EU officials are getting nervous about moves to limit free speech in Israel, after the Knesset voted to sanction individuals and groups that call for a boycott of settlements.
One source, speaking unofficially, said that although there could be different limits to freedom of expression in democratic societies, "we think this goes beyond those limits".
"It's a source of concern when it comes to the quality of democracy in Israel," the official told EURACTIV.
Israeli representatives in Brussels declined to comment.
The 'Bill for prevention of damage to the State of Israel through boycott', adopted on 11 July, defines promoting or, sometimes, participating in a boycott as a "civil wrong" under tort law.
Pro-boycott individuals could be liable to damages – and NGOs to the loss of their tax-exempt status – without any proof needed that material damage had been caused to those boycotted.
This means that human rights groups funded by the EU could effectively be shut down for refusing to recognise an occupation of the West Bank and East Jerusalem which the EU itself does not recognise.
Maya Kocijancic, a spokesperson for EU foreign policy chief Catherine Ashton, stressed that the EU acknowledged Israel's sovereignty and "does not advocate boycotts".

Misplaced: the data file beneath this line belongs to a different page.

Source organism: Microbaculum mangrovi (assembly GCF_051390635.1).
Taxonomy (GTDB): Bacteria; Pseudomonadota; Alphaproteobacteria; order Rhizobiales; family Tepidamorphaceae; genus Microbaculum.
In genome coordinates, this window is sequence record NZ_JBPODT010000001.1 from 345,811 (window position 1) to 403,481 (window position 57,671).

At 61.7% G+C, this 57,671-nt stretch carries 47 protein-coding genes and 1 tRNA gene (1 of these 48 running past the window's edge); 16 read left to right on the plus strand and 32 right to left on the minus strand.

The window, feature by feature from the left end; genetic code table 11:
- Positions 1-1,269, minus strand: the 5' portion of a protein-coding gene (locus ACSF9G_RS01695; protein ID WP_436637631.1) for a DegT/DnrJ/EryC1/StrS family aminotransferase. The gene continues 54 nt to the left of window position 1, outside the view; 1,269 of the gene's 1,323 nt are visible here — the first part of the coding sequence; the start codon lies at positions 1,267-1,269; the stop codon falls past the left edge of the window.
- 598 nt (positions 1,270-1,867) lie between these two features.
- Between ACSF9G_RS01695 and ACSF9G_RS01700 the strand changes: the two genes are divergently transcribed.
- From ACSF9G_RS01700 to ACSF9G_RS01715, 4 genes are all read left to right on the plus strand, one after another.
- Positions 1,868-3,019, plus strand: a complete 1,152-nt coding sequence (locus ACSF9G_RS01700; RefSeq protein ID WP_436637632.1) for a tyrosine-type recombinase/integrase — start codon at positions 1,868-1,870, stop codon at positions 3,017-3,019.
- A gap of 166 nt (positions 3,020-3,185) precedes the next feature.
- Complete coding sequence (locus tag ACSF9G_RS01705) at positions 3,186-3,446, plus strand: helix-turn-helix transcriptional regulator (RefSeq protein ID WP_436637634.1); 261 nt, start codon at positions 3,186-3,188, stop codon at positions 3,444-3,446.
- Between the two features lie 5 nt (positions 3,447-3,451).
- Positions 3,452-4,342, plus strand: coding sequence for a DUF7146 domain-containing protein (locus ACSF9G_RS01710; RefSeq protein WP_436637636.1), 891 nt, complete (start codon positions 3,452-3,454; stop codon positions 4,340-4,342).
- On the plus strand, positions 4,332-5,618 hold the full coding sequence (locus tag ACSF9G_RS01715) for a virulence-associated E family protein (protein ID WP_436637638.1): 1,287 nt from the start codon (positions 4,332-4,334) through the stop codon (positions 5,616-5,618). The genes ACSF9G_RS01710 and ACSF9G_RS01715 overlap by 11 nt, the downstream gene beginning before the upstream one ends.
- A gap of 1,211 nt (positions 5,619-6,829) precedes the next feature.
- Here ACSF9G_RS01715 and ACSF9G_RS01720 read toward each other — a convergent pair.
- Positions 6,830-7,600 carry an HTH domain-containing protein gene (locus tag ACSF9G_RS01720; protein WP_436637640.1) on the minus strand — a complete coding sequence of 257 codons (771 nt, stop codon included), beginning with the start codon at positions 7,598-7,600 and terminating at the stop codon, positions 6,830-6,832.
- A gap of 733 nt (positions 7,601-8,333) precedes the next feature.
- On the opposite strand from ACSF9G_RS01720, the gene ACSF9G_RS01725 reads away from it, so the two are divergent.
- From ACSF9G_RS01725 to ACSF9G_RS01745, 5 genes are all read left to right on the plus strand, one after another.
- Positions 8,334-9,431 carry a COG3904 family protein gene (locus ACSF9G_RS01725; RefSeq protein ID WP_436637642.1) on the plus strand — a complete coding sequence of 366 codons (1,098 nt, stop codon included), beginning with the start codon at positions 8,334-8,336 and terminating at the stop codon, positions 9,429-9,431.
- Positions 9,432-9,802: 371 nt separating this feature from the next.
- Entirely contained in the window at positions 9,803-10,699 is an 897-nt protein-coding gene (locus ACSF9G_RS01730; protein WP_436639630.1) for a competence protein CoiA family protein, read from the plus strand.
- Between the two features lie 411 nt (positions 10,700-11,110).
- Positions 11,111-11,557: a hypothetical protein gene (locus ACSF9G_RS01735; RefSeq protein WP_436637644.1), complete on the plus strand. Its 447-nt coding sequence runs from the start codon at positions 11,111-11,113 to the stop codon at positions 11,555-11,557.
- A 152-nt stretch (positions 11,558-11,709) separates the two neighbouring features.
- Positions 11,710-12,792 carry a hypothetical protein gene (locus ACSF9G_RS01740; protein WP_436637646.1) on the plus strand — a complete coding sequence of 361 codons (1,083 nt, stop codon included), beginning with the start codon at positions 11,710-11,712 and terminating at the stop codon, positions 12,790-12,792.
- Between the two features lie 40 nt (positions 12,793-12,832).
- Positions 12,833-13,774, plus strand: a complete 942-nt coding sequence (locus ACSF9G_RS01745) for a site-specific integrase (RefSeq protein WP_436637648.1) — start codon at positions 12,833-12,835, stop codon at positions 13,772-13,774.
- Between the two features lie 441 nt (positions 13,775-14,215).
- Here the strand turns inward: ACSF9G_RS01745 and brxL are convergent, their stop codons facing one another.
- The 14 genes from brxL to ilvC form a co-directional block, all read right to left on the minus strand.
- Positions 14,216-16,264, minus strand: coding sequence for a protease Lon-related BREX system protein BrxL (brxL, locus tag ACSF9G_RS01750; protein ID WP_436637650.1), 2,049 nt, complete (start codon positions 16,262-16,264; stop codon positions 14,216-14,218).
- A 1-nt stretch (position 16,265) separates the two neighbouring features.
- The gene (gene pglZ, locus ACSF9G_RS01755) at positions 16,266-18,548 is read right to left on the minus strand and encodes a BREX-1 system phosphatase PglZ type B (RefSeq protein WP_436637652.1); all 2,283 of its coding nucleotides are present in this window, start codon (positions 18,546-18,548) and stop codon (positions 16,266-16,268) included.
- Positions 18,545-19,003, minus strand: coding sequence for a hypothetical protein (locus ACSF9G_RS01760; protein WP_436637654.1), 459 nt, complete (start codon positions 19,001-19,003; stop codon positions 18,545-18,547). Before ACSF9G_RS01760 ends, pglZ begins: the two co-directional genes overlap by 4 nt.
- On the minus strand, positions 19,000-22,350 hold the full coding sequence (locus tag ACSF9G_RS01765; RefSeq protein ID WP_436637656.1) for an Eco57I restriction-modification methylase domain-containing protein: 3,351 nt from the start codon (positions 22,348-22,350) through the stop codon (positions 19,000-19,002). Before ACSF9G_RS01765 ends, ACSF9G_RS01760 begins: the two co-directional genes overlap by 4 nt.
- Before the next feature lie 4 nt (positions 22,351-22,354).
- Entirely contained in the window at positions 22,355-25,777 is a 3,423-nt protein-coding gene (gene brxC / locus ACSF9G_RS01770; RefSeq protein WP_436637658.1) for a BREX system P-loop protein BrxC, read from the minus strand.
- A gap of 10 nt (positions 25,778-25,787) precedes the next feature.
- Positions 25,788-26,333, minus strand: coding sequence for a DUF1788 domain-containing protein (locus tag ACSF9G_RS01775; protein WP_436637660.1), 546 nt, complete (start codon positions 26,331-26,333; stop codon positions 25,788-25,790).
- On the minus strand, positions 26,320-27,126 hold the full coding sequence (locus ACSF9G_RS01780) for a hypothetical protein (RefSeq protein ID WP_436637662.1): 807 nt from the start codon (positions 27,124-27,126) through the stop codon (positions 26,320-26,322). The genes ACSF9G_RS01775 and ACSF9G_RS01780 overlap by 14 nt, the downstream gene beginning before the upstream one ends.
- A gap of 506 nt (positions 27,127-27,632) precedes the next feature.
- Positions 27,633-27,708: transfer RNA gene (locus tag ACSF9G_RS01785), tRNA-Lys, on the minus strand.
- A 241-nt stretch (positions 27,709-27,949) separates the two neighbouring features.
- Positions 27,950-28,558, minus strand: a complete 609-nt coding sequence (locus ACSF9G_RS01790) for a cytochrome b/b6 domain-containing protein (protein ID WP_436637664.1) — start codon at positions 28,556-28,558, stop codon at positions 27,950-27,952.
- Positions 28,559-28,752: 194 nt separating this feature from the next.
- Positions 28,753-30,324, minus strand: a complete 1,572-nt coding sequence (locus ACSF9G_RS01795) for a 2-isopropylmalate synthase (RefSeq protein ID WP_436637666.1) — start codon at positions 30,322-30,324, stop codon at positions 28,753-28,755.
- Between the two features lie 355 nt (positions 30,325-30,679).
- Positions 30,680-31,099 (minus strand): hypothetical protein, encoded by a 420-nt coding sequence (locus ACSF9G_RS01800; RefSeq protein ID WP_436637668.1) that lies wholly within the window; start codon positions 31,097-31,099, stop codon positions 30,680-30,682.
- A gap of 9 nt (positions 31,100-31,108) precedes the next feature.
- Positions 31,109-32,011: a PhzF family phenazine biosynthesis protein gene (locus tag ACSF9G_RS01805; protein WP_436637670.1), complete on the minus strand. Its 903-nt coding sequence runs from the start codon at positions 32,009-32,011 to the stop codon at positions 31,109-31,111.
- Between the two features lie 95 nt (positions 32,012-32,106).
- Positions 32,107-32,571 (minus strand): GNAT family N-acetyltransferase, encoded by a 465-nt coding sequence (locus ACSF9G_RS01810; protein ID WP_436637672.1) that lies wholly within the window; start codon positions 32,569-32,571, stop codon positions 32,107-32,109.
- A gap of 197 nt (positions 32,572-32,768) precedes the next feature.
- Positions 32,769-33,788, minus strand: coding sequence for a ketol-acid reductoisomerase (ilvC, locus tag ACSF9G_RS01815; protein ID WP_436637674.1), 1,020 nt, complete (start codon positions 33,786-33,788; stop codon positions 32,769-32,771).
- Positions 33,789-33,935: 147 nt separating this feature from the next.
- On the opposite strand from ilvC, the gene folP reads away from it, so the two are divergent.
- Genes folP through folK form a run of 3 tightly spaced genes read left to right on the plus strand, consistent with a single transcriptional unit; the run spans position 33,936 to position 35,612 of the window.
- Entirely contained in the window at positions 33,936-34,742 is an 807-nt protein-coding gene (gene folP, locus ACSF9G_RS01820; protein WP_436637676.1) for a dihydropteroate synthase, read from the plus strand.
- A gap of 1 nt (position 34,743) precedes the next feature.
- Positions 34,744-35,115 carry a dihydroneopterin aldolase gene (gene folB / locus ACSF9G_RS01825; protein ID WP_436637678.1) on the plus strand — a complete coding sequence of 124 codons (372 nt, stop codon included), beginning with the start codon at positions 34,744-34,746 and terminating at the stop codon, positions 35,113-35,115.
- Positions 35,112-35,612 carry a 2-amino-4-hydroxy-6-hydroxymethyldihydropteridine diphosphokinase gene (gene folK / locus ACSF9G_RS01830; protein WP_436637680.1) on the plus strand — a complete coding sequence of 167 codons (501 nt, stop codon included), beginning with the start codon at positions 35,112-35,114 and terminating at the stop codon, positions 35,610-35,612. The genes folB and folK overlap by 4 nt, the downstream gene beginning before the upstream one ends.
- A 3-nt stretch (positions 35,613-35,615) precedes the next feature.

But, she told EURACTIV, "we are concerned about the impact that this legislation may have on freedom of expression for Israeli citizens and the expression of non-violent political opposition".
"We believe that freedom of speech is very important and a fundamental value of any citizen," she added. "In this respect, we are concerned, and we will raise the matter with the Israeli authorities."
A year ago, 36 Israeli theatre actors and staff refused to perform in a cultural centre in Ariel, a settlement in the West Bank.
More than 50 Israeli civil society groups then protested when legislative proposals were announced, on the grounds that they limited free speech.
Since the vote on 11 July, some liberal Israeli commentators have even argued that Israel has tipped towards "fascism".
EURACTIV understands that the issue has "caught the attention" of European foreign ministers and may be discussed at the EU foreign affairs council in Brussels next Monday (18 July).
No statement is likely, but the boycott issue, along with the revival of a proposed parliamentary inquiry into Israeli groups funded by foreign donors such as the EU, is sharpening the Brussels mood.
For many years, Israeli far right parties such as the National Union have proposed such legislation, partly as a means of impeding the work of EU-funded groups in Israel.
An EU official told EURACTIV that the moves to limit free speech in Israel would be "an element in the broader analysis" determining whether member states would support an expected Palestinian bid for statehood at the UN General Assembly in September.